The state of Iowa and the greater Lake Okoboji area welcomed the Cor Powersports cross-country snowmoble racing circuit with open arms January 23-23, and they were rewarded with a tremendous weekend of laketop racing by some of the sport’s biggest stars, as well as some impressive newcomers.
The Lake Okoboji site was a late addition to the Cor Powersports schedule after other events went by the wayside due to COVID-19 related restrictions and weather problems, but the circuit and the local officials pieced together a winning ice-lemans-style event. It featured a weaving, 9-mile laketop course that tested power and handling.
When the last of the snowdust settled on Sunday, though, two four-stroke Arctic Cats stood alone at the top in the all-important Factory Pro 600 class – each driven by a first-year Pro driver who previously powered to big finishes in the previous USXC’s Semi-Pro division.
Dylan Stevens from Mahnomen, Minnesota, paced the field, running the 10-laps plus a pit stop in 1 hour, 6 minutes and 58 seconds to claim a narrow victory on his No. 525 ZR 7000. He was a mere 2 seconds ahead of the similar machine ridden Gunner Arlaud, perhaps signaling a new guard cued up to take over the Pro class.
Arland’s second-place finish was partially aided by a stellar, early pitstop that allowed him to move up in the field later when other competitors went in for their stops. Taylor Bunke finished third, 11 seconds behind the winner on his Polaris. Alex Hetteen finished fourth on his Polaris, with multi-time champ Zach Herfindahl rounding out the top five on his Cat. Those three were on more traditional two-stroke powered sleds.
They were followed by a slew of veterans, with Wes Selby and Ross Erdman sixth and seventh on Cats, then Polaris’ Justin Tate, Cat riding Chad Lian and Polaris rider Travis Faust tenth.
A total of 19 sleds started the final, and 16 finished the event, with a 3 minute, 8 second gap between the top and bottom finishers – not bad for a 90-mile run plus a pit stop!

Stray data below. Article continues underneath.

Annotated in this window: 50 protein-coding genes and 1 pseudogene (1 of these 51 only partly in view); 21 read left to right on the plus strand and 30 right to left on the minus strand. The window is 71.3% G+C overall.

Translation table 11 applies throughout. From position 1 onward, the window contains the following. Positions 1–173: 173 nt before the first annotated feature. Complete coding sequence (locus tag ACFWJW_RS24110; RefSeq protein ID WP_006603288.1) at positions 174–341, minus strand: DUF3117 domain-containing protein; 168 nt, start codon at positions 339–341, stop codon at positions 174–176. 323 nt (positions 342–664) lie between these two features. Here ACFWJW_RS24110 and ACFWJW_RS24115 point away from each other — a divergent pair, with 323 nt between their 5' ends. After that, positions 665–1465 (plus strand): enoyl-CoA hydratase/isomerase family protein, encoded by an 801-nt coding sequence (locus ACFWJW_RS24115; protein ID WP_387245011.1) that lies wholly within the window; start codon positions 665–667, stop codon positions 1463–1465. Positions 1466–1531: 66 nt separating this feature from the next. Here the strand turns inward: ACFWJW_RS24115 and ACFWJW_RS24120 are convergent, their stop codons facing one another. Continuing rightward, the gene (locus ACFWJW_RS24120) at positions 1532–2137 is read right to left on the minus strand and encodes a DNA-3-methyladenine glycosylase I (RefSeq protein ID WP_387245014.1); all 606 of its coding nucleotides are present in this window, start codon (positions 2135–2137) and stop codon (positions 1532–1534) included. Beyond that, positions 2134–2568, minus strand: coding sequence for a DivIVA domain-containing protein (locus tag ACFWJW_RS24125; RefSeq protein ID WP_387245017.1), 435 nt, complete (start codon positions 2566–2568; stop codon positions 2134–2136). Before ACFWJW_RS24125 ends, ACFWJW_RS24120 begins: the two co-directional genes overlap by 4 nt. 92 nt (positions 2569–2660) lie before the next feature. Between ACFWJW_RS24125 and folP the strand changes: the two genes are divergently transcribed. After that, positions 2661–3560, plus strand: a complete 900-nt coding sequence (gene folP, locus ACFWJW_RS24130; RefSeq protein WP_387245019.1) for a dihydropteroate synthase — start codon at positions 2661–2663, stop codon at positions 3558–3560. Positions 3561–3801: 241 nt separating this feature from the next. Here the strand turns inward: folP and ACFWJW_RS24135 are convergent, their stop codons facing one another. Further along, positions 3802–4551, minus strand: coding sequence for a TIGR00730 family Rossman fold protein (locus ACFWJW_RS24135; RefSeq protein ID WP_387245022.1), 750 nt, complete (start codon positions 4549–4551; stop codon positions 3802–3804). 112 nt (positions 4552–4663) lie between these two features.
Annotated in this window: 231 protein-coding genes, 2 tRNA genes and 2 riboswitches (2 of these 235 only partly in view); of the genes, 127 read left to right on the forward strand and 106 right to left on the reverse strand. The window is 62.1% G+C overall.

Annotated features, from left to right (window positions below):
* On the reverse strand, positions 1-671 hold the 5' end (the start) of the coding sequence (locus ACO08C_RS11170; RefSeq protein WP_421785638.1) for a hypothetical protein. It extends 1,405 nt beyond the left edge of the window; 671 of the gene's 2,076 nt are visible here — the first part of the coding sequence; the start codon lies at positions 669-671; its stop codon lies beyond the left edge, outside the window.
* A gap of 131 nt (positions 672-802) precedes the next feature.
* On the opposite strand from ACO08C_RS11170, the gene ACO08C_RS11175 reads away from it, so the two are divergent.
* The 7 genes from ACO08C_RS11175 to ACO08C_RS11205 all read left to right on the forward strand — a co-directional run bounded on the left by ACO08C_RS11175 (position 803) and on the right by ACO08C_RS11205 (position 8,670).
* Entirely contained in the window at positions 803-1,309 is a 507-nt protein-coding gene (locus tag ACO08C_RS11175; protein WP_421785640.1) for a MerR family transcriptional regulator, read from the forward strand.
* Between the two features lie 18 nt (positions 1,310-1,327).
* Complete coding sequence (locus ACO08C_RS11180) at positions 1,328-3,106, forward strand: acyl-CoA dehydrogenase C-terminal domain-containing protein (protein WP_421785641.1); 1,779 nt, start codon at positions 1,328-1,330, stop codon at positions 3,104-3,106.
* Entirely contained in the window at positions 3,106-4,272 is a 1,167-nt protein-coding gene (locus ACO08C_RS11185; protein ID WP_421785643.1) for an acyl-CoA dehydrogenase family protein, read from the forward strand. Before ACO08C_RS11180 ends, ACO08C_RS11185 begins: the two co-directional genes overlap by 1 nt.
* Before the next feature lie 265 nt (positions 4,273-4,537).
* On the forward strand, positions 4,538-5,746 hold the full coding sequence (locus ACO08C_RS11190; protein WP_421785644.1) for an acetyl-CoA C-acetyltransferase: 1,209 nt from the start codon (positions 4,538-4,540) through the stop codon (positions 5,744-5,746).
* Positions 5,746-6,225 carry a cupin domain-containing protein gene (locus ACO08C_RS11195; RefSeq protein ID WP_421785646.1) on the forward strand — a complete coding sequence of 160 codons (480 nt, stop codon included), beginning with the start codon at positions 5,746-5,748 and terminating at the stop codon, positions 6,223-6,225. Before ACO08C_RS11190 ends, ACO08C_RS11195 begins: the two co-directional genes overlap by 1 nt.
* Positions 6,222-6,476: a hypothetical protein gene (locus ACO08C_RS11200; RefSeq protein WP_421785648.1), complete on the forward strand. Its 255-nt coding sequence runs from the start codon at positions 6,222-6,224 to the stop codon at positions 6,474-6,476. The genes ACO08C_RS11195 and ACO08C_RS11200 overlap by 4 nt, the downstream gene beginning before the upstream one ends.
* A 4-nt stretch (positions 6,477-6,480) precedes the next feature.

Cor Powersports co-owner Todd Myers raved about the local hosts, who put the event together in a hurry, signed up key sponsors and added $18,000 in purse money that was spread among the various classes. “The whole town really rolled out the red carpet for our guys,” Myers said, citing everything from local hospitality to the fact that the tourism bureau set up a live online feed from the track that included audio and video. He said the event has a bright future.
In other news and notes:
- Wes Selby (Cat) cleaned up in the Pro Open class on Saturday, using a machine rumored to be an old I-500 winner to edge Ryan Faust by .355 seconds. Ross Erdman was third, a full minute behind, followed by what would turn out to be the exact podium finish in Sunday’s Factory 600 race — Stevens, Arland and Bunke.
- Vince VanSlyke (Pol) of Brainerd, Minnesota, snuck out a victory in front of Paul Brown (Cat) and Cable, Wisconsin, winner Marshall Busse (Pol).
- Jon Arneson’s (Cat) four-lap, 28 minutes, 12 second run enabled him to with both Sport 600 Stock and Masters 50+; he also won Sport 600 Improved Stock and Masters 40-plus in a different 28:55 heat run.
- Savannah Landrus (Pol) was the class of the field in Pro Factory Women’s
- Aiden Johnson (Cat) claimed Expert 600 Limited as well as Junior 14-17.
- Veteran racer Justin Tate (Pol) was the class of the field in Pro Factory Vet 40-plus, Mark Miller (Pol) took the Trail class by a broad margin, and Adam Longtin (Cat) similarly dominated the Classic division. All other race results are available on the CorPowersports.com website.
- Most importantly, it was a safe weekend of racing, Myers reported – there were a couple of on-track incidences, but the ambulance never left the race site.
Editor’s Note: Every Snow Goer issue includes in-depth sled reports and comparisons, aftermarket gear and accessories reviews, riding destination articles, do-it-yourself repair information, snowmobile technology and more. Subscribe to Snow Goer now to receive issues delivered to your door or directly to your computer for a low cost.